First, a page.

Tuesday, June 23, 2009

Keep on Shoveling

"Cleaning your house while your kids are still growing up is like shoveling the walk before it stops snowing." - Phyllis Diller

Right before Jesse was about to turn one, I couldn't find her favorite book, "Bunny, My Honey," a sweet story about a baby bunny who gets lost.

I just about ransacked our small apartment before our babysitter, a young New Age-y aspiring actress, grabbed me by the arm and told me to get a grip on myself (all the while, she had quite a strong grip on me!)

"Let go of the book," she commanded. She didn't mean it literally, of course. She meant that I was getting overly fixated on one item rather than focusing on my daughter's upcoming birthday.

Of course, I ignored her and continued to scour the apartment until Avo I finally found the damn book hiding under Jesse's crib. "Bunny, My Honey!"

All at once, everything was again right in the world.

A year later, we visited friends of ours with a toddler daughter of their own. After the girl went to sleep, the mother busied herself by tidying up toys. Well, not just tidying. It was more like categorizing. She shelved the books according to author. She placed the Little People figurines in their homes (and tucked them into their beds). The process went smoothly until she couldn't find her daughter's favorite doll.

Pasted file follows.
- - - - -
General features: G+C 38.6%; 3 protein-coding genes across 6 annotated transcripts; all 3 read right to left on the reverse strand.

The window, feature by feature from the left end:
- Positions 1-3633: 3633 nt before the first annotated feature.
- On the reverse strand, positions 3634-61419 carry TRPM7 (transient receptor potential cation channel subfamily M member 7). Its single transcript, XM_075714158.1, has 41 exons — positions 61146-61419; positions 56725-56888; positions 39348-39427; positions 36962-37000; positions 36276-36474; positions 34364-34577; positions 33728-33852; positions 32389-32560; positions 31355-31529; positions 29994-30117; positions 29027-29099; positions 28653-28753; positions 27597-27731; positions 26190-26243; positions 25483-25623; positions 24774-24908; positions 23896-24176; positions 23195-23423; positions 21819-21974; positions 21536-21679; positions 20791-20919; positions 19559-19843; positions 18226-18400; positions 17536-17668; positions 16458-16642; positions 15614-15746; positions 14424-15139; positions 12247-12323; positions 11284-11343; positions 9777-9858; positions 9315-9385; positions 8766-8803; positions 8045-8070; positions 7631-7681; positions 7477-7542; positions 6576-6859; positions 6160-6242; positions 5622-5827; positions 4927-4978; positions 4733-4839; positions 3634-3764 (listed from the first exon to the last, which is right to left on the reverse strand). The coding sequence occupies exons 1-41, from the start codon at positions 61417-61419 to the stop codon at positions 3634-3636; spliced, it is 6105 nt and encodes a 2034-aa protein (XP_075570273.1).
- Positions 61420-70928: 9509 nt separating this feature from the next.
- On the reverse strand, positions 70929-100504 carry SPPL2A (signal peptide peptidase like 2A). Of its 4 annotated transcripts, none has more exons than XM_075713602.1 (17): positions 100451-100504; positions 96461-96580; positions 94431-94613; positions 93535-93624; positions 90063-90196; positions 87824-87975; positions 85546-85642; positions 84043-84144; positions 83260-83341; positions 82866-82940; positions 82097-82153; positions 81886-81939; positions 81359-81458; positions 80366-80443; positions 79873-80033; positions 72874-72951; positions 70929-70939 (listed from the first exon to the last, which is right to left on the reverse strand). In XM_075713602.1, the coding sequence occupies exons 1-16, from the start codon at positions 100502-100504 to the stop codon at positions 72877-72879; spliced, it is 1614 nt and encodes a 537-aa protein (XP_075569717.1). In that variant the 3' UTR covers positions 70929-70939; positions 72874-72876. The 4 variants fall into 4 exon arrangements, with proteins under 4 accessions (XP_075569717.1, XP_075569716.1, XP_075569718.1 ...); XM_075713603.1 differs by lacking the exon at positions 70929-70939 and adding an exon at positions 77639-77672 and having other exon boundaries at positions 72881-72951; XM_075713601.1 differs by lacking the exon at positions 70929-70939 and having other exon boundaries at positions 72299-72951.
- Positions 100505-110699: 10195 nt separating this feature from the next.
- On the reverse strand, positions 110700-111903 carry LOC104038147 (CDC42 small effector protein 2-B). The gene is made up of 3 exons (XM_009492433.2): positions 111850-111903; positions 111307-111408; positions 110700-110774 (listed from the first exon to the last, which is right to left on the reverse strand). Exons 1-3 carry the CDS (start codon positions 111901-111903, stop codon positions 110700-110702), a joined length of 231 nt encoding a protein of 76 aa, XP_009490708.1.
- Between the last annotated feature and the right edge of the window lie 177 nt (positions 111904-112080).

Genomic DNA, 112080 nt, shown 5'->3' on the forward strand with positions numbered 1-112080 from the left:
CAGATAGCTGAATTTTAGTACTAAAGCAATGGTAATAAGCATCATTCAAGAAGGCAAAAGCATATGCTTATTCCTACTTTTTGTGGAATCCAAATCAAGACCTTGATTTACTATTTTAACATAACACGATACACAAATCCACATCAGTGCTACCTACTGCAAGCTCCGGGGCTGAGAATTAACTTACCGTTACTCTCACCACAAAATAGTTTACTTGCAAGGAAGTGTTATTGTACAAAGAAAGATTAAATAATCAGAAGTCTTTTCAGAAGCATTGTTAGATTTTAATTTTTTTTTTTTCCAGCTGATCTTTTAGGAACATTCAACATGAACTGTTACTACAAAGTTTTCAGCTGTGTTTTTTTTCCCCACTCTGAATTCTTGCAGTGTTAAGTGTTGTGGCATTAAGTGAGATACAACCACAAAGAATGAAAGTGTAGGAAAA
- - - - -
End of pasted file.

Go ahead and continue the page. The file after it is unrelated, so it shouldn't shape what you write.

"Where is Kimchee?!" she asked over and over until we all wanted to tell her that Kimchee was dead.

But instead of slapping some sense into her, we helped her look for hours until we finally hit the sack and encouraged her to do the same. When I woke up to use the bathroom in the middle of the night, I caught a bleary-eyed glimpse of my friend still searching for that doll. By the time she found it the next day, she had forgotten why she cared so much about it in the first place.

I've loosened up since then -- and after a few more kids, my friend has relaxed a bit too. For the most part, my kids' games and puzzles still have all of their essential pieces. But I no longer dress their Barbies before tossing them into the toy bin and we have way too many books to worry about just one that may be missing.

In other words, unless you want to be a neurotic mess (or pay a lot of money to house cleaners), you've got to lower your standards of neatness when you become a parent (not that my standards were so high to begin with!)

And, of course, any pop-psychologist would tell you that sometimes a book or a doll is not just a book or a doll. In these cases, we're not just looking for the missing object, but, rather, we parents are really looking for some semblance of order amid chaos...which we probably won't find until our kids are grown and hopefully, out of the house.

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